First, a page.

As New UT/Texas Tribune Poll Finds 2:1 Opposition Among Texans to Deporting Dreamers; Dallas Morning News Lifts Up Three Examples of Why Dreamers Benefit America
Austin, TX – As a new poll from the University of Texas and the Texas Tribune finds two-to-one opposition (59-30%) among Texans to the idea of deporting Dreamers, the Dallas Morning News lifts up the stories of three Dreamers from Texas who have used their Deferred Action for Childhood Arrivals (DACA) status to better their communities, Texas, and America. The stories offer a reminder of why Congress needs to do its job and pass the Dream Act before the end of the year.
Below, find excerpts from the story from the Dallas Morning News, “A teacher, therapist and pastor: How DACA recipients are serving their Texas neighbors”
In a Youtube video, Juan Ríos and other family children take a dive into the Cuatrociénagas lagoon in Coahuila, Mexico.
Now 25, Ríos barely recognizes himself in that video, a relic from 1994 ferreted out by his cousin. Juan was blond and small.
It was filmed months before the whole family emigrated to Dallas.
“I’ve always wanted to know Mexico, where I come from. My father tells me different stories, but I don’t recall anything,” Ríos said.
Many immigrants who were children when brought to the U.S. have hazy memories, or no memories at all, of the places where they were born. Now they’re faced with the possibility that they’ll have to go back.
At the Mi Casa de Oración ministry in East Dallas, Ríos explains that, “I come here to reassure those who live in fear.”
Ríos has preached at Mi Casa every Sunday since 2013. He also preaches on Tuesdays at Good Samaritan Methodist Church in Oak Cliff.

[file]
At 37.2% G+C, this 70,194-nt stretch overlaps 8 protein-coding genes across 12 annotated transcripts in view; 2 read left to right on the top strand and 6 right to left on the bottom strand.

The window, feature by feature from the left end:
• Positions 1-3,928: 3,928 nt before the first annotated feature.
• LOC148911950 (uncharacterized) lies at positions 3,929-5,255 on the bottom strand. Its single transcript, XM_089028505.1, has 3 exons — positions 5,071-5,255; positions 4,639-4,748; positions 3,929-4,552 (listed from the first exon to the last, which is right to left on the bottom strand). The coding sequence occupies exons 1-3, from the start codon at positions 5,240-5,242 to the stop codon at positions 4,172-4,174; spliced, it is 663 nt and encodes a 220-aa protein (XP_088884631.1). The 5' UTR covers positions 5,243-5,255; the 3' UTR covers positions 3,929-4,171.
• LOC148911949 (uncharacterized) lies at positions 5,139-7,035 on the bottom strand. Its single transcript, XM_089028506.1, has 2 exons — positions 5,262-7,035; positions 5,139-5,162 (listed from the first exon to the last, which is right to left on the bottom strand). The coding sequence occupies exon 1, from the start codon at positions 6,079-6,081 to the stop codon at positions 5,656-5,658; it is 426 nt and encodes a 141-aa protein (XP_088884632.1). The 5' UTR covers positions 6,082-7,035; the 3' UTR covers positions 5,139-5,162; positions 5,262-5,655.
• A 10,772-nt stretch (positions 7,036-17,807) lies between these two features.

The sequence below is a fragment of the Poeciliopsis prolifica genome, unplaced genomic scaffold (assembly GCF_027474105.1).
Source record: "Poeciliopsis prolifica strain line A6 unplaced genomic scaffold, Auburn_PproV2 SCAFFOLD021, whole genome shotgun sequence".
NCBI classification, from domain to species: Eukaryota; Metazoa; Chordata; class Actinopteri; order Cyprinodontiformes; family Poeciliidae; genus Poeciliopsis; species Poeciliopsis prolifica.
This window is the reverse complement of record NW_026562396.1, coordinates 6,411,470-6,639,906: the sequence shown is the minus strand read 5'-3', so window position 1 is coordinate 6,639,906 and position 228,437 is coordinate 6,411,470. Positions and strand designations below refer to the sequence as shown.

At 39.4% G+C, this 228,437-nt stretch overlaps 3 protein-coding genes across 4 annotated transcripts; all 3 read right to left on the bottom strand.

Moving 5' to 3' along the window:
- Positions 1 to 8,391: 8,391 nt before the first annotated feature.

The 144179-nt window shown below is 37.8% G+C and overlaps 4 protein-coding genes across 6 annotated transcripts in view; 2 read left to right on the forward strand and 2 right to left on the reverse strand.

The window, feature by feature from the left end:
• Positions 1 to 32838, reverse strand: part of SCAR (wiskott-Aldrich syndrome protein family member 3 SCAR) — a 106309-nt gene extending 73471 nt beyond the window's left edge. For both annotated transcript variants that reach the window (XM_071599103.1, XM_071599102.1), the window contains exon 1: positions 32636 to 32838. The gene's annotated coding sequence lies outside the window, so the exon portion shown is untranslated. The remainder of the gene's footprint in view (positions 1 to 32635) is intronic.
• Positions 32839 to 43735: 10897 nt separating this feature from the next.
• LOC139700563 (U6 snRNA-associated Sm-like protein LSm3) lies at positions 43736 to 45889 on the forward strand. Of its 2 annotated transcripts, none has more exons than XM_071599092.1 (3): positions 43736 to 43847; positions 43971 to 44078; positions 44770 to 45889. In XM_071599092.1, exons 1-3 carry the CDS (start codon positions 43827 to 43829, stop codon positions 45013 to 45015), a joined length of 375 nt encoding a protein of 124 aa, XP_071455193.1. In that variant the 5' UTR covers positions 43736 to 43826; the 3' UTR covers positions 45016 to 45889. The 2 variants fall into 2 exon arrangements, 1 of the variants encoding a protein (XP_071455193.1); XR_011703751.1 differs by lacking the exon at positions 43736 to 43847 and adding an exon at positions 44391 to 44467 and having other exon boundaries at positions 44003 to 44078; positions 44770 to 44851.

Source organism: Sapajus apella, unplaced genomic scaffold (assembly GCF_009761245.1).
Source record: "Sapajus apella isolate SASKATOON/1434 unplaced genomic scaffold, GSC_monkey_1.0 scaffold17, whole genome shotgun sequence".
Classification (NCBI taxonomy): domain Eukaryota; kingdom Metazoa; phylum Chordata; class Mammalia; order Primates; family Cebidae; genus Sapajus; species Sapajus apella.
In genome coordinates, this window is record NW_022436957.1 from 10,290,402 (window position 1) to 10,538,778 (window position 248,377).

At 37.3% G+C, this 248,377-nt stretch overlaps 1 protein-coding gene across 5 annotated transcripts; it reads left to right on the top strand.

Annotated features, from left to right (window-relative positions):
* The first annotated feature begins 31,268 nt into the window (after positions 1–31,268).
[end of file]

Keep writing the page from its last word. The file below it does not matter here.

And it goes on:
“Many members here are undocumented,” he said. “Most come from families without a father, where drug or alcohol abuse is rife. They’re young people in great need of guidance.”
Stephanie López, 23, watched her youngest brother grow up with epilepsy and encephalopathy. The latter left him with a speech disability. Realizing how difficult it was to find a bilingual therapist for him, López soon had a clear idea of what she wanted to do in life: work with special kids.
“My brother is 15, but in his mind he’s like 5. He is just learning to put complete sentences together. That motivated me to be bilingual and learn sign language,” said López, donning a nurse uniform at HABLA Speech Therapy in Mesquite, where she works.
“Now, I can communicate with deaf-mute people and I have 12 patients, whom I visit at home. All of them are Hispanic children with autism, Down syndrome and hearing disabilities.”
López is a speech-language pathologist, a profession she studied at University of North Texas thanks to DACA and her parents.
Irazema Rodriguez dreamed of being a teacher even back when she was a young volunteer at an elementary school. Now she teaches “everything” to a group of second-grade Hispanic low-income children in a Pleasant Grove school.
“Sometimes I get to school and pinch myself — I still can’t believe it’s real,” said the 23-year old mother of a 2-year old boy. She graduated from Arlington University in May with an interdisciplinary studies degree.
“I teach reading, writing, social studies and science in Spanish and math in English” to 7- and 8-year-olds, she said.
Many come from Mexico and El Salvador, but they’re most familiar with American culture.
“They have to learn about the American symbols, our values and traditions. But some things about their home countries, too,” she said.
Rodriguez remembers the day her mother left for Texas.
“They told me she just went to the grocery store. But she never came back,” she said. “I was clueless. We spent like a month without her before a friend of hers could bring me and my sister here.”
She was 5 when she left her home state of Durango, Mexico.